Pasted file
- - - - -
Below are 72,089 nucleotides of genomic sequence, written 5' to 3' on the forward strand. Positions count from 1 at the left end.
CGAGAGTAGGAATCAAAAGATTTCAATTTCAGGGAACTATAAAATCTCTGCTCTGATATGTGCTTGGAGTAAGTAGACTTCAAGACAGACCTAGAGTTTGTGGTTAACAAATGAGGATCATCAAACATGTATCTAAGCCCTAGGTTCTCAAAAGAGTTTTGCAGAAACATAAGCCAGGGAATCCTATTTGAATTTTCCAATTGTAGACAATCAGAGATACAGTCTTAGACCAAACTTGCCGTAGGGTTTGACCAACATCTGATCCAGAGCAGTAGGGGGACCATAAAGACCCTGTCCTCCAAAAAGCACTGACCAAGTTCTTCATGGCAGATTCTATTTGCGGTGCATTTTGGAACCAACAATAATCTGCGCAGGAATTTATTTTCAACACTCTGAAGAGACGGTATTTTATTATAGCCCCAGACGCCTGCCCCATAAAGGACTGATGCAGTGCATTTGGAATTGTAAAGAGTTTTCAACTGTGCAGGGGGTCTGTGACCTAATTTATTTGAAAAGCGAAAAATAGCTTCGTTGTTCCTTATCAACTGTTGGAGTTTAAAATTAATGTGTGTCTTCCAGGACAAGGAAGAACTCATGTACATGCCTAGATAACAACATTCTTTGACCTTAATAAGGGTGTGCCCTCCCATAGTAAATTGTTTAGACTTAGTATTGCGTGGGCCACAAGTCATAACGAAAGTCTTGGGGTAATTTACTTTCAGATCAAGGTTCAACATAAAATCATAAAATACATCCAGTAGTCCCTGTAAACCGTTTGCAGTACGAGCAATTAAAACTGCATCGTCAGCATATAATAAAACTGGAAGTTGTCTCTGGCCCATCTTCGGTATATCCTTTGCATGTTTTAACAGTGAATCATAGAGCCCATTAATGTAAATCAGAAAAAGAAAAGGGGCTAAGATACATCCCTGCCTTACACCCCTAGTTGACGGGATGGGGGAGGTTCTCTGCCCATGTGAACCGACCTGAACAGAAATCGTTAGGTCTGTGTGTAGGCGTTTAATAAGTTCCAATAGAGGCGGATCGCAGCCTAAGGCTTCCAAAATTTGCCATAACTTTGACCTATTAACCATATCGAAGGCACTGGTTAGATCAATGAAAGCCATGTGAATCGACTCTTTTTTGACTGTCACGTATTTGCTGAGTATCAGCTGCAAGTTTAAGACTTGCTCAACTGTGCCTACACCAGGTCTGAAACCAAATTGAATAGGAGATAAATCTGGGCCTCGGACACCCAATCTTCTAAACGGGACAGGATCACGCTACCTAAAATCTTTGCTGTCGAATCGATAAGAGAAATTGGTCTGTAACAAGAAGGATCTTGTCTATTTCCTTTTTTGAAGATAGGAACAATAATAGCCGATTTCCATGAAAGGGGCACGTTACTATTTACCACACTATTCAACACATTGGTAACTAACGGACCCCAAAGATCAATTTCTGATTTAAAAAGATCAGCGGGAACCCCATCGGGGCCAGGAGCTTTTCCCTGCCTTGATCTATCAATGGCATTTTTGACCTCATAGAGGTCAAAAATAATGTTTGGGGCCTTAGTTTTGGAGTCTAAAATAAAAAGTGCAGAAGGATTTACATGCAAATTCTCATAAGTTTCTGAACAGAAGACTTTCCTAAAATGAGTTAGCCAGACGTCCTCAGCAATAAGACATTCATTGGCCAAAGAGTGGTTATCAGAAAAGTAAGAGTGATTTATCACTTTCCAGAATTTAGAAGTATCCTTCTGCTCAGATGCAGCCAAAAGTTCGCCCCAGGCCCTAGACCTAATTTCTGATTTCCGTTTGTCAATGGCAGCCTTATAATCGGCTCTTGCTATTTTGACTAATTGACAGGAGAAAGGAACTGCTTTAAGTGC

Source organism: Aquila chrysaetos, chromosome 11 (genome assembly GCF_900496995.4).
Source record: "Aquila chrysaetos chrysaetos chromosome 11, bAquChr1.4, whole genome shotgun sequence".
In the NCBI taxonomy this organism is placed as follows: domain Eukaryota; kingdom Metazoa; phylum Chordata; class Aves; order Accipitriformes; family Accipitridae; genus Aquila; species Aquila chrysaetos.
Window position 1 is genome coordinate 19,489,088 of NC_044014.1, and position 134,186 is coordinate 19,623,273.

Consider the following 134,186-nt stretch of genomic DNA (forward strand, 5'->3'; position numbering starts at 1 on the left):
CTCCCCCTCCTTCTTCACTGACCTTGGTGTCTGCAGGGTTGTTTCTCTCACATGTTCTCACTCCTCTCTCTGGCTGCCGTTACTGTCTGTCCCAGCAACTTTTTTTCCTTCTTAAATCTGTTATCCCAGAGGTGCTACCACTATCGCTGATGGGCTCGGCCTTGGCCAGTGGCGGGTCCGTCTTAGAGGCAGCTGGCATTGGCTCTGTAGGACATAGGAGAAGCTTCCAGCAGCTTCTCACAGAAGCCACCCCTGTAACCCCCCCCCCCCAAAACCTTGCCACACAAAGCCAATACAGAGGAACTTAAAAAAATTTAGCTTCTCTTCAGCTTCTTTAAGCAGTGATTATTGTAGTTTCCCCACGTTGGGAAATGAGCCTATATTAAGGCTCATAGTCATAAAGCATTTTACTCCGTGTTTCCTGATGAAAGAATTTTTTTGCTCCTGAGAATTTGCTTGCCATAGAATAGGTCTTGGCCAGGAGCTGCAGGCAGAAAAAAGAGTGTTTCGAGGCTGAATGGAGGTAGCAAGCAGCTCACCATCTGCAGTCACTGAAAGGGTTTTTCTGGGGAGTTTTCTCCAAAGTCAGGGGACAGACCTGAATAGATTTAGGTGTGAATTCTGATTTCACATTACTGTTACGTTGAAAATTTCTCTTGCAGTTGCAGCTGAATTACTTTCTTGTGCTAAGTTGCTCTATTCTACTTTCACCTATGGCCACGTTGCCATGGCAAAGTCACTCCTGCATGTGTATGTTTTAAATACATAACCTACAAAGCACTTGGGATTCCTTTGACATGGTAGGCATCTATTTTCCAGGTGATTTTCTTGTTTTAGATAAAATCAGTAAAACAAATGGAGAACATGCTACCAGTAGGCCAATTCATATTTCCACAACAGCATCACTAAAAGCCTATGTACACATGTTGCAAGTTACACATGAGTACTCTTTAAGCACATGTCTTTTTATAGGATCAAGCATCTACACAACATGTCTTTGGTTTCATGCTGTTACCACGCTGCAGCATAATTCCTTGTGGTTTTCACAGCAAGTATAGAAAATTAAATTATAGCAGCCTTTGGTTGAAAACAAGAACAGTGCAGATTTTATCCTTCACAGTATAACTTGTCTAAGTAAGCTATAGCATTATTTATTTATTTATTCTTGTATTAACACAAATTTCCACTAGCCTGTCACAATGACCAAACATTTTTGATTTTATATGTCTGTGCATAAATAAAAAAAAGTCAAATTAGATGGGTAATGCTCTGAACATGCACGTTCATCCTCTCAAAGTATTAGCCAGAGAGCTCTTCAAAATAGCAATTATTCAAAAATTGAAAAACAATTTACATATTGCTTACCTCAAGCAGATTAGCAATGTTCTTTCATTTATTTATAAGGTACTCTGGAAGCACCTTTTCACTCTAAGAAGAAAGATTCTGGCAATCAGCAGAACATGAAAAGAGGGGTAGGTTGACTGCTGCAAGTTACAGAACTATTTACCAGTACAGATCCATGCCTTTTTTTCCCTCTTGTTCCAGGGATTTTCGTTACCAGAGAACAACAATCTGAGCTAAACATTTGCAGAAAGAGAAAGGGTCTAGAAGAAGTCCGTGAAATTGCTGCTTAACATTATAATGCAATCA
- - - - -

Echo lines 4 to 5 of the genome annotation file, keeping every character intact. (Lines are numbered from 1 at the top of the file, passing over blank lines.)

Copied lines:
Source record: "Aquila chrysaetos chrysaetos chromosome 11, bAquChr1.4, whole genome shotgun sequence".
In the NCBI taxonomy this organism is placed as follows: domain Eukaryota; kingdom Metazoa; phylum Chordata; class Aves; order Accipitriformes; family Accipitridae; genus Aquila; species Aquila chrysaetos.